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CALLAWAY v. THE STATE.
A93A0396.
BEASLEY, Presiding Judge.
Child molestation. Evans Superior Court. Before Judge Cavender.
Callaway appeals from the judgments of conviction and sentences entered for two counts of child molestation, OCGA 16-6-4 (a). His motion for new trial was denied.
1. Appellant, who is indigent, contends the trial court erred in denying his application for funds for an independent psychiatric examination.
In accordance with USCR 31.4 (A), appellant filed a notice of intent to raise the issue of insanity or mental incompetency at the time of the acts charged and at the time of trial. The court, under USCR 31.5, ordered a mental evaluation by the Department of Human Resources to ascertain appellant's competency in both regards.
In a joint report by a psychologist and a psychiatrist at Georgia Regional Hospital, appellant was found to be "functioning within the borderline range of intellectual capability," but exhibiting no "major psychiatric and/or psychological dysfunctioning." His competency to stand trial was addressed as follows: "based upon his cognitive and verbal capabilities, we would judge him to be able to effectively assist his attorney in the preparation of his defense. . . . It is therefore our opinion he may be considered competent to stand trial. . . ." The report concluded: "Our examination of Mr. Callaway this date fails to find any evidence indicative of a major psychiatric disorder of either mood or thought which could conceivably influence and/or adversely affect his behaviors. We find no indication, either historically or at this time, that Mr. Callaway suffered from a psychosis such that his contact with reality has been compromised. He demonstrates an ability to differentiate between right and wrong in a general sense, a capability we would surmise to have been in place during the time frame in question. His actions therefore are considered to have been volitional and goal-directed, free from influence of any delusional and/or hallucinatory activity over which he would have no control. It is therefore our opinion Mr. Callaway may be considered psychologically competent and responsible for his behaviors."
Appellant thereafter filed a "motion for funds for psychiatric assistance" to retain a private psychiatrist to help "ensure the preparation of a proper defense." He had previously filed a "motion for leave to proceed ex parte, in camera and on a sealed record with regard to applications for expert and investigative assistance," under the authority of Brooks v. State, 259 Ga. 562 (2) (385 SE2d 81) (1989).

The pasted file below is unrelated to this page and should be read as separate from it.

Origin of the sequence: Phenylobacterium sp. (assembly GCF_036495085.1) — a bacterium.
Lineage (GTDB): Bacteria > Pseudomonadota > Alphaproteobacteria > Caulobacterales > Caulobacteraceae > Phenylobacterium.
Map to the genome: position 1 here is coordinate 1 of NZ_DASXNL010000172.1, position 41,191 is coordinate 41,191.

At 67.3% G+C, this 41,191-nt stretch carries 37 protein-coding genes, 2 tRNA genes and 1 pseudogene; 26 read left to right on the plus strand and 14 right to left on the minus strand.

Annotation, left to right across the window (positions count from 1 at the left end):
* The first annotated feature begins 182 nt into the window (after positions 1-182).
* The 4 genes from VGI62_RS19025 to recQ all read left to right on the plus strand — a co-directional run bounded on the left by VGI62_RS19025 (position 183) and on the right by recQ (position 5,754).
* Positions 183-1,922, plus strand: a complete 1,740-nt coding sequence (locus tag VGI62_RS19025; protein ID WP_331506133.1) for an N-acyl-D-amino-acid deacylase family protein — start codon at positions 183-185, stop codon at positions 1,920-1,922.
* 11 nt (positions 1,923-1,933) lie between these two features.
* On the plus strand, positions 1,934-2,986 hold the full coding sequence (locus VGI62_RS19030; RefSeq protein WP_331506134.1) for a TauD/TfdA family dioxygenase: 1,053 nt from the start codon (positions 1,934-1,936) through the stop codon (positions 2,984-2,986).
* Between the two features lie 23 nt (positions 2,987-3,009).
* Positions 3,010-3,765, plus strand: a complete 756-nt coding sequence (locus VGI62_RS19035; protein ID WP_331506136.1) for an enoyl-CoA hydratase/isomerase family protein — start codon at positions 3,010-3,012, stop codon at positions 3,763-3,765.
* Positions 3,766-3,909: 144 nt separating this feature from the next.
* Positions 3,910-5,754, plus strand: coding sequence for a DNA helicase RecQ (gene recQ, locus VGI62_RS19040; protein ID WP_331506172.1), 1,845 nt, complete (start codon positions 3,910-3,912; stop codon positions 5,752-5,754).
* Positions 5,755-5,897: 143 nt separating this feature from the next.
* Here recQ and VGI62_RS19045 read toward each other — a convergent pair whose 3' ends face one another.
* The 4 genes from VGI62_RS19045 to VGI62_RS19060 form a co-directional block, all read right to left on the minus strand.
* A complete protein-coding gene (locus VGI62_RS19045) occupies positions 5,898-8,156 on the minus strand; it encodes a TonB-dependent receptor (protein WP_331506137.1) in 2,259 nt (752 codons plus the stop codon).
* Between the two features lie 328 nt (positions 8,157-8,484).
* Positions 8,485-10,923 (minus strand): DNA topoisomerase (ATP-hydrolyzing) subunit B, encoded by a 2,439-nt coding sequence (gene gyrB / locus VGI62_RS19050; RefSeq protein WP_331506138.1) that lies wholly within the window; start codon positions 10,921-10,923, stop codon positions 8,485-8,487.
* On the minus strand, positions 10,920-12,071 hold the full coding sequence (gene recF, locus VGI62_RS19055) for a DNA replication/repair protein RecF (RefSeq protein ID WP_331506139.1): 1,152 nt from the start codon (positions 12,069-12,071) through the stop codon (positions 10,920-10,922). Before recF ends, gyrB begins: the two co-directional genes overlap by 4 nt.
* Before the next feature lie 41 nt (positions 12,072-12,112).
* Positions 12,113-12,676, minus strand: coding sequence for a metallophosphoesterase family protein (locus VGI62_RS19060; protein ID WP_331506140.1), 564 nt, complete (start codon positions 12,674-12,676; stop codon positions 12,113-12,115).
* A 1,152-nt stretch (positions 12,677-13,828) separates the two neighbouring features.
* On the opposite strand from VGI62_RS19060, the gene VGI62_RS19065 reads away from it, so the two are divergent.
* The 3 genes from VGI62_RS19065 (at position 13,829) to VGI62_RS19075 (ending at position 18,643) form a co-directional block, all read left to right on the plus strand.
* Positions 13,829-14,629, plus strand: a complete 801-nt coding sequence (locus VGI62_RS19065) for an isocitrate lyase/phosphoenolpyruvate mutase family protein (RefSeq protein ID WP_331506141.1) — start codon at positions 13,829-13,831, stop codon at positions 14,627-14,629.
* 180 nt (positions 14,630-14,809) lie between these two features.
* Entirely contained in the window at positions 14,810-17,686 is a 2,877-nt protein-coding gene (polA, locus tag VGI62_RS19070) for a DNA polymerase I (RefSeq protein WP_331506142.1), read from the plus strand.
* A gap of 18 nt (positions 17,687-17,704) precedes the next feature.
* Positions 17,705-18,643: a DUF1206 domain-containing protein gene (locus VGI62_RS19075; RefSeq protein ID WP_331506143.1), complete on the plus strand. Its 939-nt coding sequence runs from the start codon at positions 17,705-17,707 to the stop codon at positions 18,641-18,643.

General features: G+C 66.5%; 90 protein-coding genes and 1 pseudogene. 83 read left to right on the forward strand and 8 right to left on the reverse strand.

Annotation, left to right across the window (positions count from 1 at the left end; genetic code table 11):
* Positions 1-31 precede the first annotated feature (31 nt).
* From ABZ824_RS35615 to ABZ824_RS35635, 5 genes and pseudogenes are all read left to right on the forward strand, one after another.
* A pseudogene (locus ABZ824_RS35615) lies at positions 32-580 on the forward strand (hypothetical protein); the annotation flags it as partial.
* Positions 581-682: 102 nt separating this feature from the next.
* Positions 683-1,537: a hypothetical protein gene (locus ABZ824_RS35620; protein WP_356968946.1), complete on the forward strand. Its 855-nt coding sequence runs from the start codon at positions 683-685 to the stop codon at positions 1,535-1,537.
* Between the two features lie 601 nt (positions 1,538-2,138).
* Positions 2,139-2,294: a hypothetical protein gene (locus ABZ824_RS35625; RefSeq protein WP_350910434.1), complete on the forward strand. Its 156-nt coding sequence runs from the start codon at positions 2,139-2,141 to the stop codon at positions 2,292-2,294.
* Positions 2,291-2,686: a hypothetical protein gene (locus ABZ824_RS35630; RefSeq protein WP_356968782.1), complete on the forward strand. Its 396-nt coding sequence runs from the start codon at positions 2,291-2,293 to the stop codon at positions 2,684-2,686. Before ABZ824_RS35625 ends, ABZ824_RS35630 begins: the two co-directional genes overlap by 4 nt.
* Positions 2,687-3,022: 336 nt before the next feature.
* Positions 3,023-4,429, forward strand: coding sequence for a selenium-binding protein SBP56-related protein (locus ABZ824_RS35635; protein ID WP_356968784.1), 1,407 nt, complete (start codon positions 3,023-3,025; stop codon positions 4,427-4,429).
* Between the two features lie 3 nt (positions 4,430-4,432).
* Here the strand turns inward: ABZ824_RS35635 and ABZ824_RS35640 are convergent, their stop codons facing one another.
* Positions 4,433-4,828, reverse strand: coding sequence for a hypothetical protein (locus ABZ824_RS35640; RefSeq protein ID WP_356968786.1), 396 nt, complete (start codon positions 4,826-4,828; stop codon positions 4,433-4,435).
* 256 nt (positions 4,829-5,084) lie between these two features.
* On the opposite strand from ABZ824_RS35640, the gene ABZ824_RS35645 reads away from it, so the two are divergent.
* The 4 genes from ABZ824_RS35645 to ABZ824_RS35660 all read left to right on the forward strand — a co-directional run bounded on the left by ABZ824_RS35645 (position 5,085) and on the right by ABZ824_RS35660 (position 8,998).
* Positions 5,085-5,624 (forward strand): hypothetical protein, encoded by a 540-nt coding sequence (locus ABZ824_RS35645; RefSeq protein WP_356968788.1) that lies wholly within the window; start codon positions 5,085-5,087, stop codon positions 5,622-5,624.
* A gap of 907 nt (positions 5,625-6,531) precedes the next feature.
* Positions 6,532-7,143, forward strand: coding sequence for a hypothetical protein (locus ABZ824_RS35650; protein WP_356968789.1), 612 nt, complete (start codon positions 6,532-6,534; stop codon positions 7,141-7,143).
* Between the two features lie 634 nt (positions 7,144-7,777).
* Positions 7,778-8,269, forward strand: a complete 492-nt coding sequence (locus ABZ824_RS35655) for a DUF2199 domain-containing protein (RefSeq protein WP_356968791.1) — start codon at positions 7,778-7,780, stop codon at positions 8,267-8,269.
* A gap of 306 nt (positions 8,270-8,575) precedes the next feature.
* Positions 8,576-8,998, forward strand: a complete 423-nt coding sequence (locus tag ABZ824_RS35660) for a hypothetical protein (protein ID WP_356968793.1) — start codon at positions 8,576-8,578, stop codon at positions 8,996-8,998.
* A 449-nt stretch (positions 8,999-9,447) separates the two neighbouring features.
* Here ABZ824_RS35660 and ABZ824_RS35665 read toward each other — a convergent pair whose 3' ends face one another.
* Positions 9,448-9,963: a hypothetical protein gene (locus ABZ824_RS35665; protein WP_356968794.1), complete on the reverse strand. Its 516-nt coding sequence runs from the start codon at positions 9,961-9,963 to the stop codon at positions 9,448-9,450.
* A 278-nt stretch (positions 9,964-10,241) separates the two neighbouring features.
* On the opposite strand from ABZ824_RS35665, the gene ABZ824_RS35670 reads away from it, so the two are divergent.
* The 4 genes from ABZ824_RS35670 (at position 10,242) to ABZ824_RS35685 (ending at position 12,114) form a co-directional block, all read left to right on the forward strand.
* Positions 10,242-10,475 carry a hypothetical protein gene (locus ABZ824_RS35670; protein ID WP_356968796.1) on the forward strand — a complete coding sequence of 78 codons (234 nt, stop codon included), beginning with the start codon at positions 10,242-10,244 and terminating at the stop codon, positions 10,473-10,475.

Nothing further appears in the record with respect to the above-stated motions. Although certain other motions were heard prior to trial and the court inquired about the need to address any additional matters, none were mentioned. Appellant did not file a plea of mental incompetency to stand trial, OCGA 17-7-130, and did not present an incompetency defense at trial, OCGA 17-7-131. Instead, he testified in his own behalf and denied the charged misconduct.
Appellant asserts first that the court failed to ascertain satisfactorily his competency to stand trial. After the issue was drawn into question by appellant's notice of intent, the court fulfilled its duty under USCR 31.5 by ordering a psychiatric evaluation. Appellant contends that his competency to stand trial should also have been determined by a special jury under the procedure of OCGA 17-7-130. However, its requirements are implemented when a plea of mental incompetency to stand trial is filed. No such plea was filed. Other than his notice of intent, which was met with psychiatric evaluation, there was nothing before the court which raised a question of appellant's competency and required it to constitute a special jury under OCGA 17-7-130. Christenson v. State, 261 Ga. 80 (2) (b) (402 SE2d 41) (1991). Compare Baker v. State, 250 Ga. 187 (1) (297 SE2d 9) (1982) (where there was evidence that defendant was psychotic and unable to understand the proceedings, it was error to dismiss a special plea of incompetency without a hearing under former OCGA 17-7-130); Holloway v. State, 257 Ga. 620 (2) (361 SE2d 794) (1987) (when evidence during trial indicated defendant was incompetent, the court was required to hold a hearing on the issue of competence to stand trial).
Second, appellant asserts that the court erred in refusing his request for funds for an independent evaluation. " 'Whether to grant the motion (for a second psychiatric examination) was in the discretion of the trial court . . . (cit.).' [Cit.] That determination 'will not be overturned unless an abuse of discretion is shown. (Cit.)' [Cit.]" Tolbert v. State, 260 Ga. 527 (2) (a) (397 SE2d 439) (1990).
Appellant showed no specific need for a second evaluation, other than to "ensure the preparation of a proper defense." His claim of mental deficiency was addressed in the original evaluation, which resulted in a finding of competency and the absence of any serious mental disorder. It was not abuse of discretion to deny the motion for an independent state-paid psychiatric evaluation. Christenson, supra at (2) (c). See also Roseboro v. State, 258 Ga. 39, 41 (3) (d) (365 SE2d 115) (1988), which describes the showing an indigent defendant must make when requesting public funds to obtain the services of a scientific expert.
Since appellant did not present his application for funds in the presence of the state and was not required to reveal his theory of the case to the prosecution, it follows that there was no violation of Brooks, supra. Moreover, as there was no entitlement to state funds for a second psychiatric evaluation, the failure to conduct an ex parte hearing as described in Brooks was not error.